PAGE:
Comical Complaints // Are mainstream media too nice to Israel?

Sometimes-increasingly so, of late—it feels like we’ve been dropped into some bizarre alternative universe where black is white and white is black; down is up and up is down; wrong is right and right is wrong. Where logic and reason are crazily twisted beyond all recognition.

Where there can be an onslaught, like there recently has been, aimed at major media for their alleged bias—get this —favoring Israel and disfavoring Palestinians, including Hamas.

The CNN network, for one, stands accused by some vocal members of its own staff who claim that it endorses what they call “Israeli propaganda” and censors “Palestinian perspectives.” (Note those telling nouns.) The network’s coverage of the Israel-Hamas War, says one anonymous CNN staffer, “amounts to journalistic malpractice.”

Some recent CNN headlines, just for some context: “Children die of hunger and mothers are unable to feed newborns in Gaza.” “Hamas responds to ceasefire proposal but accuses Israel of ‘stalling.’” “Israel ‘intentionally starving the Palestinian people,’ UN experts say.”

Just a sampling.

So, how, you ask, can anyone claim that the network is biased toward Israel? Good question! Well, let’s look at some of the complaints.

CNN, it is alleged, advises its reporters to avoid quoting Hamas spokespeople. Horrors!

Considering that the on-a-loop message of the gleeful murderers of innocents is that they own the Holy Land and wholeheartedly wish to continue to execute what their credo declares and render it Judenrein, one can sort of understand a reluctance to offer them a megaphone. As David Lindsay, CNN’s senior director of news standards and practices, wrote, Hamas statements are largely “inflammatory rhetoric and propaganda” and thus are not newsworthy. “We should be careful,” he asserted, “not to give it a platform.”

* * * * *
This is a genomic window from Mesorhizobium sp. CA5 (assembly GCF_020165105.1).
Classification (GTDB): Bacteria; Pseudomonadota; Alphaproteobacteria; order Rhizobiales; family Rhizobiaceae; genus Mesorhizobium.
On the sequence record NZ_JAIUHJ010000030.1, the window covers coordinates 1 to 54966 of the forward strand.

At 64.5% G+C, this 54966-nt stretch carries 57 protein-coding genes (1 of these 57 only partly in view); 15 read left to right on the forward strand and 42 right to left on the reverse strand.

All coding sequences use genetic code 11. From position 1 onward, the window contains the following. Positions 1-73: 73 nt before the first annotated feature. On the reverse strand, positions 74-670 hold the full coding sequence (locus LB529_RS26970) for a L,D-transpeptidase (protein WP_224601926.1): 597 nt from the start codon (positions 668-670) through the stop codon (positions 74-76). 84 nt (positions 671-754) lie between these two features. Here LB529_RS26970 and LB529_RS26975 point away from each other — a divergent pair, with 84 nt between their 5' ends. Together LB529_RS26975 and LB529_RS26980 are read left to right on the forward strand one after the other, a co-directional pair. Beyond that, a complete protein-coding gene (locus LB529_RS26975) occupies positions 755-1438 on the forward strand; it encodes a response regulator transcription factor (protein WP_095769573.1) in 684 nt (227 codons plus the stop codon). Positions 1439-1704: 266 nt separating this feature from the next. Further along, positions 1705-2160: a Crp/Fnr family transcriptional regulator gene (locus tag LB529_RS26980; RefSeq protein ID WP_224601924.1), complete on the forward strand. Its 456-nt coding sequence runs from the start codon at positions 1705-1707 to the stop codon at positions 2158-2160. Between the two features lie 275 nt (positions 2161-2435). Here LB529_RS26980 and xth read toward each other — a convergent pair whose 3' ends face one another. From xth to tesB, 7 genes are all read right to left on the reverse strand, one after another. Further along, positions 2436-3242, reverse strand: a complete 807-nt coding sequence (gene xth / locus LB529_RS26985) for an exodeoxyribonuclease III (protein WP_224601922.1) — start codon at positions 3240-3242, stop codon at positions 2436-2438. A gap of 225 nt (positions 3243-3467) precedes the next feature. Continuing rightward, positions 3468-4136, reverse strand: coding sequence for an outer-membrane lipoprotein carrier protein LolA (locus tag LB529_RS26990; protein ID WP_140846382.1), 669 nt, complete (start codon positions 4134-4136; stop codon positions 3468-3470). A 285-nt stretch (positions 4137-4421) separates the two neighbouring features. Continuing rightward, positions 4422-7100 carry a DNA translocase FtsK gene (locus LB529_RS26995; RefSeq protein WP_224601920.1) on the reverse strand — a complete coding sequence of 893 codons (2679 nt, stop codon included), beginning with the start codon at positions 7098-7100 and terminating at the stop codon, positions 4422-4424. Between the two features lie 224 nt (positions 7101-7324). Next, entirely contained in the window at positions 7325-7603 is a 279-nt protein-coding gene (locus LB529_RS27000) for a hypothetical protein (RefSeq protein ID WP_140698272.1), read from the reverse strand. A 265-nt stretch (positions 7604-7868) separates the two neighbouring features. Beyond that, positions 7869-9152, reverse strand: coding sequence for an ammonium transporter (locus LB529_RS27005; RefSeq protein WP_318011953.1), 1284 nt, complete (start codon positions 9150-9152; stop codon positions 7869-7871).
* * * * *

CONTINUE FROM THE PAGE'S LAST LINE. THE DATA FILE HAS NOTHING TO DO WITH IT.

Another accusation: CNN requires stories written in the US about the Gaza war to be vetted by its Jerusalem bureau. Further horrors. How unreasonable, even hateful, to want to ensure that accuracy isn’t compromised by distance.

Another ostensible CNN outrage concerns a memo that advised staff that, when reporting on the toll taken on Gazans by Israeli military action, “we must continue always to remind our audiences of the immediate cause of this current conflict, namely the Hamas attack and mass murder and kidnap of civilians.” What chutzpah, asking reporters to accurately contextualize a conflict. Isn’t October 7 just ancient and irrelevant history?

The same memo also said that references to casualty figures from the Gaza health ministry add that it is “Hamas-controlled.” More unnecessary contextualization! More horrors still!

Just because a group has no qualms about joyfully butchering babies, it shouldn’t enjoy the presumption of honesty and integrity?  (University of Pennsylvania Professor of Statistics and Data Science Abraham Wyner, analyzing data for Tablet, concludes that the “civilian casualty count is likely to be extremely overstated.”)

A disgruntled CNN staffer also saw something sinister in network anchor Jake Tapper’s asking (after solemnly acknowledging the death and suffering of Palestinians in Gaza), “What exactly did Hamas think the Israeli military would do in response” to the October 7 attack? The staffer saw pro-Israel prejudice in Mr. Tapper’s daring to raise a rather pertinent question.

And it’s not just CNN that’s under fire. An assortment of “studies” have been reported to have exposed multiple major media’s supposedly pro-Israel biases.

Media studies scholar Mohamad Elmasry argued back in 2009 that US media rationalize Israeli military actions as a reluctant and understandable aspect of war, “retaliatory and legitimate,” while depicting Palestinian violence as “barbaric and senseless.” Sounds about right to me.

And last year, MIT’s Holly Jackson conducted a study of 33,000 news articles over many years and, with the help of state-of-the-art AI technology, found that there was anti-Palestinian bias that persisted during the first and second intifadas. That “bias” may have had something to do with the fact that the terrorism of those years was perpetrated by Arabs and that its victims were innocent Israelis. But never mind. AI has spoken.